Please use this identifier to cite or link to this item: http://hdl.handle.net/20.500.12389/22721
Title: Berkley Forum: Gender, Religion, and COVID-19
Other Titles: Intersectional Approaches to COVID-19 Response and “Building Back Better”
Japanese Women Leading Gender Equity Efforts in Religious and Faith-Based Spaces during the COVID-19 Pandemic
Opportunities for Faith Communities to Address the Challenges Women and Girls Face Due to the COVID-19 Emergencies
Showing Up! Female Faith Leadership in the COVID-19 Pandemic
The Role of Religion in Responding to COVID-19: A Baha’i Perspective
When Enough, Really is Enough: Living in Balance after the COVID-19 Pandemic
Women Step Up: Feminist Faith Leadership in the COVID-19 Pandemic
Contributors: Majercak, Kalina 
Cavaliere, Paola 
Thompson, Sarah 
Smith-Pollard, Najuma 
Rameshfar, Saphira 
Bridgeforth, Danielle L. 
Hunt, Mary E. 
Corporate Authors: Georgetown University: Berkley Center for Religion, Peace and World Affairs 
Subject Keywords: racism and xenophobia ; intolerance ; Muslims ; Christians ; gender identity ; gender ; anti-discrimination ; tolerance ; stereotype ; prejudice ; hate speech ; freedom of religion or belief ; race and ethnic relations ; religion or belief ; Baha'is ; Jews ; ethnic groups ; ethnic and national minorities ; People of African descent ; Asian
Key Issues: Gender based discrimination
Issue Date: 30-Mar-2021
Publication Place : online
Material Type: thematic report
website
Format: website
Language: English
Country Coverage: OSCE region 
United States 
URL more information: https://berkleycenter.georgetown.edu/posts/gender-religion-and-covid-19
URL display: https://berkleycenter.georgetown.edu/posts/gender-religion-and-covid-19
Abstract: "March 2021—the one-year anniversary of the COVID-19 pandemic sending the United States into lockdown—is Women’s History Month, which celebrates the vital roles and contributions of women to history and contemporary society. As the ongoing pandemic exacerbates underlying challenges for women—such as domestic violence, unpaid care work, and access to education for girls—young women of faith have made positive contributions to COVID-19 response efforts around the world. While many faith communities worldwide are responding to gender and ethical issues related to COVID-19 in positive ways, the pandemic still represents a major challenge for creating more inclusive societies. For instance, the pandemic has exacerbated both anti-Black racism and racially motivated violence against Asian American and Pacific Islander communities. Women play important leadership roles in responding to racism, and the March 2021 shootings in Atlanta also highlight how racist violence can be intertwined with theology and gender. Further thought and action are needed as communities around the world work to “build back better” from the pandemic....."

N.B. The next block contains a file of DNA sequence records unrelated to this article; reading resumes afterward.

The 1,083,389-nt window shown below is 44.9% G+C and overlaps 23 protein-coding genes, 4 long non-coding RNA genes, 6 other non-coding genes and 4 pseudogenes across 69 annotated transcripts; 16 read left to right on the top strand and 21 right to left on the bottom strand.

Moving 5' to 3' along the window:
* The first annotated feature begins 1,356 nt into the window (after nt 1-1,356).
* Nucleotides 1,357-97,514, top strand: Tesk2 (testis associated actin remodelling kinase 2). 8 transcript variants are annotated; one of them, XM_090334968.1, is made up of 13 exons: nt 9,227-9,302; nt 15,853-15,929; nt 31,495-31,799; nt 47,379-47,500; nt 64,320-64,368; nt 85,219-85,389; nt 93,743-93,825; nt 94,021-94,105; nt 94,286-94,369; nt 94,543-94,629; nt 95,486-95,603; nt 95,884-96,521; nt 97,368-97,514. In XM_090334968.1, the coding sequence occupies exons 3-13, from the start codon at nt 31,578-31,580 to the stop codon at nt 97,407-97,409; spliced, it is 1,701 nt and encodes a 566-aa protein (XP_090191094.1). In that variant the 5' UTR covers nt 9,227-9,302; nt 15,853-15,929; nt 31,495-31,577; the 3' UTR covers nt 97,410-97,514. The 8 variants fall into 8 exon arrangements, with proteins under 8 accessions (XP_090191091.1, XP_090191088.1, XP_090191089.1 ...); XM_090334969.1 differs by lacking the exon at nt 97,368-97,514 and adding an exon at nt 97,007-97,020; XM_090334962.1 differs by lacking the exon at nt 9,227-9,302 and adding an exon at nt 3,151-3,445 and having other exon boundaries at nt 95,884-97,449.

Physical Description: website
URI: http://hdl.handle.net/20.500.12389/22721
Appears in Collections:Documents
Tolerance and Non-Discrimination in the Context of COVID-19

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